After years of losing out to foreign brands, China’s automakers are winning in the world’s hottest SUV market by employing a tried-and-tested strategy: offering them cheap.
By flooding the market with comparable models at lower prices, Chinese automakers accounted for eight of the 10 bestselling sport utility vehicles in the first quarter, crowding out global nameplates like Toyota Motor Corp.’s RAV4 and Honda Motor Co.’s CR-V.
Chinese-branded SUV sales more than doubled in the first quarter to overtake foreign nameplates in the segment this year, accounting for 56 percent of all deliveries, according to data from the China Association of Automobile Manufacturers. At the Shanghai auto show next week, Honda will unveil a full-sized SUV concept that will compete for attention with local offerings like BYD Co.’s new Song and Yuan SUVs.
“A significant number of Chinese consumers are looking for a more affordable alternative to premium-priced foreign SUVs,” said Bill Russo, a Shanghai-based managing director at consultant Gao Feng Advisory. “Foreign automakers now need to price more aggressively as the market matures and becomes more hyper-competitive.”
Almost half of the new and refreshed passenger vehicles slated for debut this year in China are SUVs, with about three-quarters of them from local automakers, according to estimates by Bloomberg Intelligence.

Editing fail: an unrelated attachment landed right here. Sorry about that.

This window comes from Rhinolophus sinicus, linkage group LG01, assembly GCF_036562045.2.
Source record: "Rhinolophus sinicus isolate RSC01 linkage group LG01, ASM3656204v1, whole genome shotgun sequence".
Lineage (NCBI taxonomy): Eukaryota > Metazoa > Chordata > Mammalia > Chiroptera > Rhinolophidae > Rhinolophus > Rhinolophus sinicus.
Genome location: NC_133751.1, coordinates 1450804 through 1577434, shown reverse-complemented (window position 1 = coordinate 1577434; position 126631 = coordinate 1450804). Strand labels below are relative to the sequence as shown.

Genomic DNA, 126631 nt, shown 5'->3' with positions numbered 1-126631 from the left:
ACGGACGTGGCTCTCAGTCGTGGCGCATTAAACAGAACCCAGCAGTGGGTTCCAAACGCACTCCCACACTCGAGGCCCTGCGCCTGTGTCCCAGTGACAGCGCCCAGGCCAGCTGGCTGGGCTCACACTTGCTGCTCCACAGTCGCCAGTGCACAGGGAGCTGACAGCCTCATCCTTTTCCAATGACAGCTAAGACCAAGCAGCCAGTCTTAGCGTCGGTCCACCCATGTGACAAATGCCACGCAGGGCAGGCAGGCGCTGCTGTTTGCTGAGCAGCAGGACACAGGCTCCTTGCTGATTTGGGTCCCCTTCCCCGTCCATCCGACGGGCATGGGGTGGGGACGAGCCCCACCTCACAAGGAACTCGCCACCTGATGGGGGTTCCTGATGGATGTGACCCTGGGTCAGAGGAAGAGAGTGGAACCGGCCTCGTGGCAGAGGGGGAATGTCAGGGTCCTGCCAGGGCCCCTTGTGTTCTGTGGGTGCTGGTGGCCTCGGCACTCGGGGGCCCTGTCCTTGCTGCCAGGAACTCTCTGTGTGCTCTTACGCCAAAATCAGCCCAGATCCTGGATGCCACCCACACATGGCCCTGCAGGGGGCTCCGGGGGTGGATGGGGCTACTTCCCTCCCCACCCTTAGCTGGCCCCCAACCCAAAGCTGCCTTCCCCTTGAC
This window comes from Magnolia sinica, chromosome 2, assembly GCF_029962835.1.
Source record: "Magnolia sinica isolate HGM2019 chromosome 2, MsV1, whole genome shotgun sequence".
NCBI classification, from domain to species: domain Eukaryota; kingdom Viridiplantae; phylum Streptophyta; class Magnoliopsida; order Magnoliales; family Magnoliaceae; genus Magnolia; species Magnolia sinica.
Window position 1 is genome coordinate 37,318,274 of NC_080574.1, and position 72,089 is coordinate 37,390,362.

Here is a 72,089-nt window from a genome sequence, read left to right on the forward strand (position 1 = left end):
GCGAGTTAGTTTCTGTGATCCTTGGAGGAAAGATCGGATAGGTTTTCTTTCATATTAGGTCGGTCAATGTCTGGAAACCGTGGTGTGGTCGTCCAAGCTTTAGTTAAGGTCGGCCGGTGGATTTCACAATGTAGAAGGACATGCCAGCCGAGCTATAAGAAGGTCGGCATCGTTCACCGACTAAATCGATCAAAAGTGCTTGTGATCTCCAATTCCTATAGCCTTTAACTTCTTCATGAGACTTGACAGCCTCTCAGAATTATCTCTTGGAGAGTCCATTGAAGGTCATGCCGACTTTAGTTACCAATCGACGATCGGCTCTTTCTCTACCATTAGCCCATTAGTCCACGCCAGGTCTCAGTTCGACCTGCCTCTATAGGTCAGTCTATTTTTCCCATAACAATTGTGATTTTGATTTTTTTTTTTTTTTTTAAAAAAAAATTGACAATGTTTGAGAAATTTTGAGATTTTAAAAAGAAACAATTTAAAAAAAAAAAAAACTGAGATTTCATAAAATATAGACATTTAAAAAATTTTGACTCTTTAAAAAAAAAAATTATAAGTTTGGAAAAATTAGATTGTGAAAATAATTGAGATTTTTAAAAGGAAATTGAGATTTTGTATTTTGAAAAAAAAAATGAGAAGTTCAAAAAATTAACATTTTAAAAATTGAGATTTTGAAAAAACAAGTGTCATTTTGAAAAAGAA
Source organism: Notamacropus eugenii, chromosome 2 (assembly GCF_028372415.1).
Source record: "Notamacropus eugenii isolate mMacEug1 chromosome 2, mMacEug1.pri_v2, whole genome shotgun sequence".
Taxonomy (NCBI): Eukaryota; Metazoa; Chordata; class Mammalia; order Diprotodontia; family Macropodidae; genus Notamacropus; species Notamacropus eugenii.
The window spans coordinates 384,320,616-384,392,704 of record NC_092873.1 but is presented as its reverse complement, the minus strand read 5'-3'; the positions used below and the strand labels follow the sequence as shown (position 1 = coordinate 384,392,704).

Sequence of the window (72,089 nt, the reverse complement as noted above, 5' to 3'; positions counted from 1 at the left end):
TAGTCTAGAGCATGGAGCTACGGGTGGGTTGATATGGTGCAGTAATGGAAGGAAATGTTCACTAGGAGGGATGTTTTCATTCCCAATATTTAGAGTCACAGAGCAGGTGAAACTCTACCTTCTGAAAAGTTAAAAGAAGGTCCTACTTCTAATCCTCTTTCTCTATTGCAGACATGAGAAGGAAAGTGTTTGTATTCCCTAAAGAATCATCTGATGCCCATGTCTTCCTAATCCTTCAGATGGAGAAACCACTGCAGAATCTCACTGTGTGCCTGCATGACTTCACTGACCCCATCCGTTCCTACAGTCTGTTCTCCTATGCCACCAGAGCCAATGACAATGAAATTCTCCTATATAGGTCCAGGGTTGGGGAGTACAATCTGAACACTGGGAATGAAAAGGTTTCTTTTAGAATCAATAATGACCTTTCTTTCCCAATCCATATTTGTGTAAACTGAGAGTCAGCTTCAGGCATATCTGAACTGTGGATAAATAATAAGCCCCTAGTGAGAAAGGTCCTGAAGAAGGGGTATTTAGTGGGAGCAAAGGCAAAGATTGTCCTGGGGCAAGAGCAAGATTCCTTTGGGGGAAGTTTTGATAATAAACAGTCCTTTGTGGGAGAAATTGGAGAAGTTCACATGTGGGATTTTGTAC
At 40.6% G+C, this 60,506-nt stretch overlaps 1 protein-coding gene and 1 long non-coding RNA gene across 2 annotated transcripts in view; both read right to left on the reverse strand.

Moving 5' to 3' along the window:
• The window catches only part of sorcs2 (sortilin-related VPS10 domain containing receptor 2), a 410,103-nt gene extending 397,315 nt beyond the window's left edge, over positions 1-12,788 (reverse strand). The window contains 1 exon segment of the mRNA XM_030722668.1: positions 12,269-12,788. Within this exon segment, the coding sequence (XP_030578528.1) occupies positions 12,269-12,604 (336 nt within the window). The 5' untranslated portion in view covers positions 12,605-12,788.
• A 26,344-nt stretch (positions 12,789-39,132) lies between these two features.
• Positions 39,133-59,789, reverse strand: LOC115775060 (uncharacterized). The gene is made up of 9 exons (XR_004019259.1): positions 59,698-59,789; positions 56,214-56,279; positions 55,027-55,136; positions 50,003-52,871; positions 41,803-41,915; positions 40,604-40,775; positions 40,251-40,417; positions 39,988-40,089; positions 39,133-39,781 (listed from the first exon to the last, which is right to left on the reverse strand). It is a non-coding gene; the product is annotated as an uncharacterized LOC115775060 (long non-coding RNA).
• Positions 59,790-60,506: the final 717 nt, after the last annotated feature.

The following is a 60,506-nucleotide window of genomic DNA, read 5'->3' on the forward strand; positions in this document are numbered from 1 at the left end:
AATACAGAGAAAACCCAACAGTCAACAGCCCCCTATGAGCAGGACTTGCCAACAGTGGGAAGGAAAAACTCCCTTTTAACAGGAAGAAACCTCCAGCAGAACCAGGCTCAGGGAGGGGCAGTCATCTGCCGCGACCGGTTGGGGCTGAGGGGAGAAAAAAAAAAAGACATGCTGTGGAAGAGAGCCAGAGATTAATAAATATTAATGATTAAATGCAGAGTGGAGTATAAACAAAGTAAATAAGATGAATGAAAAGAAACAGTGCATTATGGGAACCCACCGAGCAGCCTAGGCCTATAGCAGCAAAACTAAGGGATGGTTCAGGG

Global automakers are competing against names little known outside China: Anhui Jianghuai Automobile Co.’s Ruifeng S3, BAIC Motor Corp.’s Huansu and Chongqing Changan Automobile Co.’s CS35 all rank in the top 10 by sales. Great Wall Motor Co.’s H6, the most popular SUV in China, costs about half the price of Volkswagen AG’s Tiguan.
The average price of the bestselling Chinese SUVs in the first quarter was was 82,900 yuan ($13,380), versus 167,300 yuan for the foreign makes, according to dealership quotations compiled by Autohome, a car-pricing website.
The addition of new models is being accompanied by a surge in production. Annual output of SUVs in China is estimated to reach more than 7.04 million units in 2018, up from 4.32 million last year, according to researcher IHS Automotive.
The SUV success represents a rare win for China’s automakers, which have struggled despite heavy government intervention. Foreign companies are required to set up joint ventures with local carmakers to operate in the country, sharing profits and technology.
Utility vehicle sales accounted for 24 percent of the total passenger-vehicle market in the first quarter. Local carmakers have been fast to catch the shift in consumer preference from traditional sedans to more spacious crossovers, and fill the gap in the market for lower-priced alternatives.
“It’s about time Chinese automakers gained back some territory after losing out to foreign brands for so many years,” said Cao He, a Beijing-based analyst at China Minzu Securities Co. “But they have to watch their backs and make sure the growth is sustainable and they don’t put all their eggs in one basket.”
— With assistance by Tian Ying